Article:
Hi Clojurists,

I’m coming from Elixir that was built on top of Erlang where something like this is OK:

```
defmodule MyApp do
def sum_numbers([head | tail], accumulator),
do: sum_numbers(tail, head + accumulator)
def sum_numbers([], accumulator),
do: accumulator
end
IO.puts(MyApp.sum_numbers([1, 2, 3, 4, 5], 0))
# => 15
```

Explanation:

When the collection has at least a single element the first function splits the collection to `first`

and `rest`

. If the collection is empty then the second functions is executed instead and it simply returns the accumulated number (sum).

Learning Clojure I see that `recur`

has two reasons to exist. First is that if you rename the function, you don’t need to rename the recursive call. Second is that it prevents StackOverflow since Java is not Erlang and stack has a limit.

And `loop`

is to a) make it simple by not exposing (in case of the previous Elixir function) the accumulator and b) no need to write two function arities.

In Elixir `loop`

would look like this:

```
defmodule MyApp2 do
def sum_numbers(list),
do: sum_numbers(list, 0)
defp sum_numbers([head | tail], accumulator),
do: sum_numbers(tail, head + accumulator)
defp sum_numbers([], accumulator),
do: accumulator
end
IO.puts(MyApp2.sum_numbers([1, 2, 3, 4, 5, 6]))
# => 21
```

and of course the Clojure implementation would be

```
(defn sum-numbers [seq]
(loop [seq seq sum 0]
(if (empty? seq)
sum
(recur (rest seq) (+ sum (first seq))))))
(sum-numbers [1 2 3 4 5])
;; => 15
```

or

```
(defn sum-numbers2 [seq]
(loop [seq seq sum 0]
(if-let [tail (next seq)]
(recur tail (+ sum (first seq)))
(+ sum (first seq)))))
(sum-numbers2 [1 2 3 4 5 6])
;; => 21
```

One of the reasons I’m asking is that based on watching Rich Hickey’s talks, it seems that some parts of Clojure were shaped to push a developer into right direction so he/she uses the language properly. And I’m thinking if there is some hidden meaning behind `loop`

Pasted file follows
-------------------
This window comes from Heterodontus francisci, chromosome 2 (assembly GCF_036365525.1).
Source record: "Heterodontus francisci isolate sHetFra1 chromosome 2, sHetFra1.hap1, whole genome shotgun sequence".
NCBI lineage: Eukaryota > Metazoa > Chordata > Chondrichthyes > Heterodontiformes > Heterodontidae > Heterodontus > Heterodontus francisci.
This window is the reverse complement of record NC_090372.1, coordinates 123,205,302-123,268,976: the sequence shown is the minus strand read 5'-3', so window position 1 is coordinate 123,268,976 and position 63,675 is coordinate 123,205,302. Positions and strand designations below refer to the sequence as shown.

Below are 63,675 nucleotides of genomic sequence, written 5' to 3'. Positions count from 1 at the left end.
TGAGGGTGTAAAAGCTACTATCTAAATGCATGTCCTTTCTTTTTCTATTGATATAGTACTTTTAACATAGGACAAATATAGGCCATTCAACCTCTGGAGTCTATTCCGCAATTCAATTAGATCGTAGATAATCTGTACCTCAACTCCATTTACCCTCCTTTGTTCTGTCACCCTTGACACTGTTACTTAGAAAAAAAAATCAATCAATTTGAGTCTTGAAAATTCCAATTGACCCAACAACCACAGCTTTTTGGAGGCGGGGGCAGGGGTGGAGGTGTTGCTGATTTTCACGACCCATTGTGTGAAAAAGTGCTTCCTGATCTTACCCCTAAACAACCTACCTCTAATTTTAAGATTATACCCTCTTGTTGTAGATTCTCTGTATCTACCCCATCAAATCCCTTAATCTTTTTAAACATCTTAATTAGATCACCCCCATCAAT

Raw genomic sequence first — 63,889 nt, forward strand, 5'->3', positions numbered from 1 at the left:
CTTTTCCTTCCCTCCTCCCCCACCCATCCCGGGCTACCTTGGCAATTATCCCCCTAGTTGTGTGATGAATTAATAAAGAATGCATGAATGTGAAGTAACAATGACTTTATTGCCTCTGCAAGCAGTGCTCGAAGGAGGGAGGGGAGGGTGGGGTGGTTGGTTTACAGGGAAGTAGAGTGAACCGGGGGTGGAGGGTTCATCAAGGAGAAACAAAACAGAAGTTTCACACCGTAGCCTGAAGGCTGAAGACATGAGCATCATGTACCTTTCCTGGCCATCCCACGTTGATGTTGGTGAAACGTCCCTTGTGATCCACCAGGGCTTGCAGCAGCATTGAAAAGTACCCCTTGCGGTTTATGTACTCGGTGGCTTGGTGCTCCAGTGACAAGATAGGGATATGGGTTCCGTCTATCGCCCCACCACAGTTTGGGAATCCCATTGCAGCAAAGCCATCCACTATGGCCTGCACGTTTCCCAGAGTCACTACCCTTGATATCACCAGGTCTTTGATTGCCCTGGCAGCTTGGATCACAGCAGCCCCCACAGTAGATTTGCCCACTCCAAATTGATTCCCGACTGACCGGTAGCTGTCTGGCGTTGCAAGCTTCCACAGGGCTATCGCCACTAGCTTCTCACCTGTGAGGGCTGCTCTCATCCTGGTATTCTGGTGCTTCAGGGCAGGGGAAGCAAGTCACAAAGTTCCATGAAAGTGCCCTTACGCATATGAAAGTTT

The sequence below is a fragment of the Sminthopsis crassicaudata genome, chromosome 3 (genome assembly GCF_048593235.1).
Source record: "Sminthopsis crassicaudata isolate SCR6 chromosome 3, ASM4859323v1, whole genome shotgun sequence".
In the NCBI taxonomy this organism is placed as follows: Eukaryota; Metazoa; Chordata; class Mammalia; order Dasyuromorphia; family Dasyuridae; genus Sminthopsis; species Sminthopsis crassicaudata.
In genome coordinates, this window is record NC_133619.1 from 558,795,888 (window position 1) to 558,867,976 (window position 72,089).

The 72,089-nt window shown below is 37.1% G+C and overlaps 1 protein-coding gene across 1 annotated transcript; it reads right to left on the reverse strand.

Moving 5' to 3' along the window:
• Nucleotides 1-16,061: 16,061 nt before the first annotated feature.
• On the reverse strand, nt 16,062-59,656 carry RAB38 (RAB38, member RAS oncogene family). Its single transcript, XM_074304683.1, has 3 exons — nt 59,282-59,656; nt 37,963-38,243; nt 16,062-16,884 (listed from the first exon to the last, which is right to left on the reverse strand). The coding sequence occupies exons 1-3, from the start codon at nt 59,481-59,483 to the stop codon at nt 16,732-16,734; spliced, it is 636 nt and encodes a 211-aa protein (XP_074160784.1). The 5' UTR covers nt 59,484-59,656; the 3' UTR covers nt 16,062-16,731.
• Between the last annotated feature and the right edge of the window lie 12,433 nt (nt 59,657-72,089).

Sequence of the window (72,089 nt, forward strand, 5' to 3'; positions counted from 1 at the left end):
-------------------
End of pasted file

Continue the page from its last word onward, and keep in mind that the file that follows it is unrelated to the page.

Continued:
and `recur`

to push people to the right direction or some hidden use case that I don’t know about.

Btw. thank you all for Clojuverse, really great tool and content and a lot of great reading and great people.

Leonardo

P.S. Something that can’t be done in Clojure is multi-function recursive call.

Instead of just calling itself

```
fn-abc ------┐
^ |
└----------┘
```

in Elixir you can add another function into the game

```
fn-abc ------┐
^ v
| fn-def
| |
| v
└----------┘
```

The example bellow is stupid, I couldn’t think of a good example, but I remember that I’ve seen good use cases for it.

```
defmodule MyApp3 do
def sum_numbers(list),
do: sum_numbers(list, 0)
defp let_me_know(list, accumulator) do
IO.puts("VERBOSE: sum: #{accumulator}")
sum_numbers(list, accumulator)
end
defp sum_numbers([head | tail], accumulator),
do: let_me_know(tail, head + accumulator)
defp sum_numbers([], accumulator),
do: accumulator
end
IO.puts(MyApp3.sum_numbers([1, 2, 3, 4, 5, 6, 7]))
# VERBOSE: sum: 1
# VERBOSE: sum: 3
# VERBOSE: sum: 6
# VERBOSE: sum: 10
# VERBOSE: sum: 15
# VERBOSE: sum: 21
# VERBOSE: sum: 28
# => 28
```